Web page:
By: Gary L. Hutchens
Being a Christian is not just wearing a title. The name Christian is not an identification of some segment of our life. Being a Christian is who I am and what I am. Christianity is not a part of my life, relegated to prescribed time periods during certain days of the week. Christianity is my life, my whole life, 24/7.
As a Christian I need to continually consider what the world sees when they look at me. When people observe me, they need to see a faithful, dedicated, active Christian. They need to see consistency in that identity.
The scriptures repeatedly instruct us, as followers of Christ, to present an image of true Christianity through the way we live our daily lives. In the sermon on the mount Jesus teaches that we need to be illuminating light in a world that is groping around in the darkness of sin. We are to be salt that seasons the world around us making it better than it otherwise is (Matt. 5:13-16).
Jesus said most people are taking a path through life that will lead to eternal destruction (Matt. 7:13-14). The apostle Paul instructs us, as Christians, to be an influence that can help straighten the crooked paths of sinfulness, immorality and wickedness down which most people are walking (Phlp. 2:15).
Jesus commands us to love our brothers and sisters in Christ so sincerely that other people can see our Christianity through that relationship (Jn. 13:34-35). We should regularly examine ourselves as to whether we are truly living “in the faith” (1 Cor. 11:27-29; 2 Cor. 13:5).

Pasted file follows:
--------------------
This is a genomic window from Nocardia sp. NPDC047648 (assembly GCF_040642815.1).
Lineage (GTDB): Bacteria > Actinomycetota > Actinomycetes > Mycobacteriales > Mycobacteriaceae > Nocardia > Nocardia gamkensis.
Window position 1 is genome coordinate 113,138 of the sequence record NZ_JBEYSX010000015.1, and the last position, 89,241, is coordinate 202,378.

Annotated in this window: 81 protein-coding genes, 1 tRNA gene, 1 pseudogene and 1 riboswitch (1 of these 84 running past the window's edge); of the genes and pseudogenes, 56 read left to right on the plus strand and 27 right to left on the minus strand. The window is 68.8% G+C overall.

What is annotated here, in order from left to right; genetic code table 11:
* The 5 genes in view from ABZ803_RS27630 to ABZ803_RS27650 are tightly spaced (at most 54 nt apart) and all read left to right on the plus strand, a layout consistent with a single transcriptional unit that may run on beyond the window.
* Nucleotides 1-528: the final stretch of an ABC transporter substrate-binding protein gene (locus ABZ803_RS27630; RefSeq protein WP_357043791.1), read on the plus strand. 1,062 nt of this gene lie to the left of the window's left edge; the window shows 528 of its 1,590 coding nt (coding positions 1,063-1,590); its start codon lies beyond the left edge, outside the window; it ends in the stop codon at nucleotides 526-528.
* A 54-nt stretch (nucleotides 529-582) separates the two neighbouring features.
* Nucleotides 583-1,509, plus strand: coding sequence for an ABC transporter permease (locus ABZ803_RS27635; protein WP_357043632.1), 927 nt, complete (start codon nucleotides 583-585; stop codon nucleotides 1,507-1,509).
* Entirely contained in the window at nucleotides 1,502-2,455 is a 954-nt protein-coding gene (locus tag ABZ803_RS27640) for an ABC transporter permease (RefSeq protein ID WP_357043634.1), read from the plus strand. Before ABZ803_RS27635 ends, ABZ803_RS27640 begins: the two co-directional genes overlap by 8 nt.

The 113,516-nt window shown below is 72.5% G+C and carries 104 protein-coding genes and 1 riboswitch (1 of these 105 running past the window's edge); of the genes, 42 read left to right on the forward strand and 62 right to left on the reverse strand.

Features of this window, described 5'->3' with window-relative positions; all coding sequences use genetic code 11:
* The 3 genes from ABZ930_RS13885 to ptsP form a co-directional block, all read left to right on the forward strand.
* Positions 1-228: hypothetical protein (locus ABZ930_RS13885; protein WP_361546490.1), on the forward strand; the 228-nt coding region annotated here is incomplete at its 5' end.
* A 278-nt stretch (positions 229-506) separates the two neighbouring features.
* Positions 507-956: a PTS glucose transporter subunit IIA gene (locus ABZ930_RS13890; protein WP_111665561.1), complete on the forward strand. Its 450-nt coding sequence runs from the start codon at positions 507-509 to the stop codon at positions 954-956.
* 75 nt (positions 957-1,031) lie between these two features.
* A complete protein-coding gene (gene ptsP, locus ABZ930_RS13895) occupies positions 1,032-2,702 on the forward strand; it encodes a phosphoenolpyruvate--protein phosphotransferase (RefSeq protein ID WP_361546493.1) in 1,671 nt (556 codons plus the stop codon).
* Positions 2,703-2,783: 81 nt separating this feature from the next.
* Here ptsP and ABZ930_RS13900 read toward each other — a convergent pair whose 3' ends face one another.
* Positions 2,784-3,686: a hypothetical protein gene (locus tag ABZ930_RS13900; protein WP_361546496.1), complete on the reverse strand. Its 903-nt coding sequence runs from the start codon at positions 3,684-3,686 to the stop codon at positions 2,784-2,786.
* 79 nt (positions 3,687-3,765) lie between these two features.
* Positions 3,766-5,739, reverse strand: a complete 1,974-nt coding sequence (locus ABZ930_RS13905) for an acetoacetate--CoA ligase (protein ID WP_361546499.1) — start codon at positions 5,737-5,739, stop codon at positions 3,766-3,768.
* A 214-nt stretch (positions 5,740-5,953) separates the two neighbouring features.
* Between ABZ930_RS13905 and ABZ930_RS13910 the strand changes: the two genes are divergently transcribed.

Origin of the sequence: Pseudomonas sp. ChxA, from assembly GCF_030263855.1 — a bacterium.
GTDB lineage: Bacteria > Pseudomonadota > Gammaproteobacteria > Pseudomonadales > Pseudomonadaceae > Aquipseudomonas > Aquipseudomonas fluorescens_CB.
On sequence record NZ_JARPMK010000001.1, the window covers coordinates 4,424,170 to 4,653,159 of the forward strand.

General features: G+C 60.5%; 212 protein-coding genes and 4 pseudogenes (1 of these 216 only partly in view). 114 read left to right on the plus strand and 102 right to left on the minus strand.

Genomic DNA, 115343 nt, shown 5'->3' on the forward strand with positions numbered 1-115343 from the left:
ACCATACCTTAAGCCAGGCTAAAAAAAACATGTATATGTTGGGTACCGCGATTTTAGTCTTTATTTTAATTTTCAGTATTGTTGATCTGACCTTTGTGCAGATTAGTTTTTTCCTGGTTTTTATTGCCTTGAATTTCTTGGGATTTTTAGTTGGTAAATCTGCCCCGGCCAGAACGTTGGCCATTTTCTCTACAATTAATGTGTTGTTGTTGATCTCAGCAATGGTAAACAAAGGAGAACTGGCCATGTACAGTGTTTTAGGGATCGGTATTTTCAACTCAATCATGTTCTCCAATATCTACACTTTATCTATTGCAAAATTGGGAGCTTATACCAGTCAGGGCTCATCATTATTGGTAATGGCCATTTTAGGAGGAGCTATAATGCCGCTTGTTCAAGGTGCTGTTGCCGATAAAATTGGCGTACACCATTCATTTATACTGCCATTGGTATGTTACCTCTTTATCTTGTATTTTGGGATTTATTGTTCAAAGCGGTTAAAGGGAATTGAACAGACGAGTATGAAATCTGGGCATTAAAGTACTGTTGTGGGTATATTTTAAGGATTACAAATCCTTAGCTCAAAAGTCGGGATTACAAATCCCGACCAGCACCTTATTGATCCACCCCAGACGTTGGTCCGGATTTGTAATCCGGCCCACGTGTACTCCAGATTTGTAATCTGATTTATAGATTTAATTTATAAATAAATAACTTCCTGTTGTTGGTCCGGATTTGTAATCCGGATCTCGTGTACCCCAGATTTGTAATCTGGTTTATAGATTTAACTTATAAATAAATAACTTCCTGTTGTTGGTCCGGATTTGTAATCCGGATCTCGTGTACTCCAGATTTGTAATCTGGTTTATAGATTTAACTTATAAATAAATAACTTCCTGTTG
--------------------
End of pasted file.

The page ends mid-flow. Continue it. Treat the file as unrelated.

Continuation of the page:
The question for each of us is, “What do people see when they look at me?” Another way to put it, “What do I look like to others?” What impression of Christianity do non-Christians get by looking at the way I live my Christian life? Do they see Christ in me, or does the way I live hide Him from view?
What impression do we make when we use the same profane language so common in the world around us? What conclusions do people draw when they see us lose our temper and display angry behavior, just as non-Christians do? What is our influence when we dress in ways that detract from our Christian identity? What do people think when they see us set aside our Christian principles in order to blend in and thereby take part in worldly behavior? What is their perception when they see us neglect something so basic as our attendance at church services?
People are watching us. Someone is always watching, observing and drawing conclusions based on what they see. Jesus knew that and instructed us to take advantage of that truth by living lives exemplary of Christianity. Through our daily examples we can influence people to Christ, or we can tarnish the image of Christianity in their eyes. So, what do people see when they look at us? What do we look like to others?…
Gary L. Hutchens